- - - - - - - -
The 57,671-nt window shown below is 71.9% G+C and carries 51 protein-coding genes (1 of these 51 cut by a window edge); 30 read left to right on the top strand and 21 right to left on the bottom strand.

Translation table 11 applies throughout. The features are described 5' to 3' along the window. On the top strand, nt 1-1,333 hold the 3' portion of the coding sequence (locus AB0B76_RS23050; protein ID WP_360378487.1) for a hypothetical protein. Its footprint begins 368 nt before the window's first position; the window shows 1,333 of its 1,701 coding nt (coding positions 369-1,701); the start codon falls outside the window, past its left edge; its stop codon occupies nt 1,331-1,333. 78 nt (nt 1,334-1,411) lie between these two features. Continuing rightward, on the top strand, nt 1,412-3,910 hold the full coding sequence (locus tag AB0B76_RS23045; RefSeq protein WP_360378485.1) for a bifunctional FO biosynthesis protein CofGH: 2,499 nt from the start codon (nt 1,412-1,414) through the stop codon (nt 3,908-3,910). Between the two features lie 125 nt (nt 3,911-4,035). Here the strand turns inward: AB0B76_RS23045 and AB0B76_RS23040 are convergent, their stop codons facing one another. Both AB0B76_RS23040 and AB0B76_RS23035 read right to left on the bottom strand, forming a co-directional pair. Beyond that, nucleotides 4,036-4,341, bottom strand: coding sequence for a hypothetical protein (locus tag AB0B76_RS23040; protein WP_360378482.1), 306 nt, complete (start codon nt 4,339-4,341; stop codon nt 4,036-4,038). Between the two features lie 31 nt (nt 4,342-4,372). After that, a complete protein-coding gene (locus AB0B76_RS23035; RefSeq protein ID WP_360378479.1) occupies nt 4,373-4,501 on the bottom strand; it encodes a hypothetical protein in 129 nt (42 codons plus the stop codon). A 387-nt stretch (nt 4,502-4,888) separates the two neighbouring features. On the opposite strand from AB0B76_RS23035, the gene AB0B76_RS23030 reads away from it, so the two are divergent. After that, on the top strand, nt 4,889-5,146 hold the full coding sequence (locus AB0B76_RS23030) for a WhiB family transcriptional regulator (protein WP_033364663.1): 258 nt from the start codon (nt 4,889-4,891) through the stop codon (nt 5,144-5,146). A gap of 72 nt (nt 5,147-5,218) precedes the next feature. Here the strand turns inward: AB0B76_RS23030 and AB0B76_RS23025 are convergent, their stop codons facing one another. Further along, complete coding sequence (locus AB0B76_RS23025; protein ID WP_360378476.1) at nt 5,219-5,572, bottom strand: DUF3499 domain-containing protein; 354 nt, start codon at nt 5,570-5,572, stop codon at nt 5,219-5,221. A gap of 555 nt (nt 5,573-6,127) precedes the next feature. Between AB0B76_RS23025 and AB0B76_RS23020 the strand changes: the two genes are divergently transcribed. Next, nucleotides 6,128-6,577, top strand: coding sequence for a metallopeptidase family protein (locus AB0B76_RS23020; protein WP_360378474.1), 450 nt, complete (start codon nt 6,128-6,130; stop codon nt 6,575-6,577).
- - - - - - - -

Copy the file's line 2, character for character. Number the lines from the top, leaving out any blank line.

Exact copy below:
Translation table 11 applies throughout. The features are described 5' to 3' along the window. On the top strand, nt 1-1,333 hold the 3' portion of the coding sequence (locus AB0B76_RS23050; protein ID WP_360378487.1) for a hypothetical protein. Its footprint begins 368 nt before the window's first position; the window shows 1,333 of its 1,701 coding nt (coding positions 369-1,701); the start codon falls outside the window, past its left edge; its stop codon occupies nt 1,331-1,333. 78 nt (nt 1,334-1,411) lie between these two features. Continuing rightward, on the top strand, nt 1,412-3,910 hold the full coding sequence (locus tag AB0B76_RS23045; RefSeq protein WP_360378485.1) for a bifunctional FO biosynthesis protein CofGH: 2,499 nt from the start codon (nt 1,412-1,414) through the stop codon (nt 3,908-3,910). Between the two features lie 125 nt (nt 3,911-4,035). Here the strand turns inward: AB0B76_RS23045 and AB0B76_RS23040 are convergent, their stop codons facing one another. Both AB0B76_RS23040 and AB0B76_RS23035 read right to left on the bottom strand, forming a co-directional pair. Beyond that, nucleotides 4,036-4,341, bottom strand: coding sequence for a hypothetical protein (locus tag AB0B76_RS23040; protein WP_360378482.1), 306 nt, complete (start codon nt 4,339-4,341; stop codon nt 4,036-4,038). Between the two features lie 31 nt (nt 4,342-4,372). After that, a complete protein-coding gene (locus AB0B76_RS23035; RefSeq protein ID WP_360378479.1) occupies nt 4,373-4,501 on the bottom strand; it encodes a hypothetical protein in 129 nt (42 codons plus the stop codon). A 387-nt stretch (nt 4,502-4,888) separates the two neighbouring features. On the opposite strand from AB0B76_RS23035, the gene AB0B76_RS23030 reads away from it, so the two are divergent. After that, on the top strand, nt 4,889-5,146 hold the full coding sequence (locus AB0B76_RS23030) for a WhiB family transcriptional regulator (protein WP_033364663.1): 258 nt from the start codon (nt 4,889-4,891) through the stop codon (nt 5,144-5,146). A gap of 72 nt (nt 5,147-5,218) precedes the next feature. Here the strand turns inward: AB0B76_RS23030 and AB0B76_RS23025 are convergent, their stop codons facing one another. Further along, complete coding sequence (locus AB0B76_RS23025; protein ID WP_360378476.1) at nt 5,219-5,572, bottom strand: DUF3499 domain-containing protein; 354 nt, start codon at nt 5,570-5,572, stop codon at nt 5,219-5,221. A gap of 555 nt (nt 5,573-6,127) precedes the next feature. Between AB0B76_RS23025 and AB0B76_RS23020 the strand changes: the two genes are divergently transcribed. Next, nucleotides 6,128-6,577, top strand: coding sequence for a metallopeptidase family protein (locus AB0B76_RS23020; protein WP_360378474.1), 450 nt, complete (start codon nt 6,128-6,130; stop codon nt 6,575-6,577).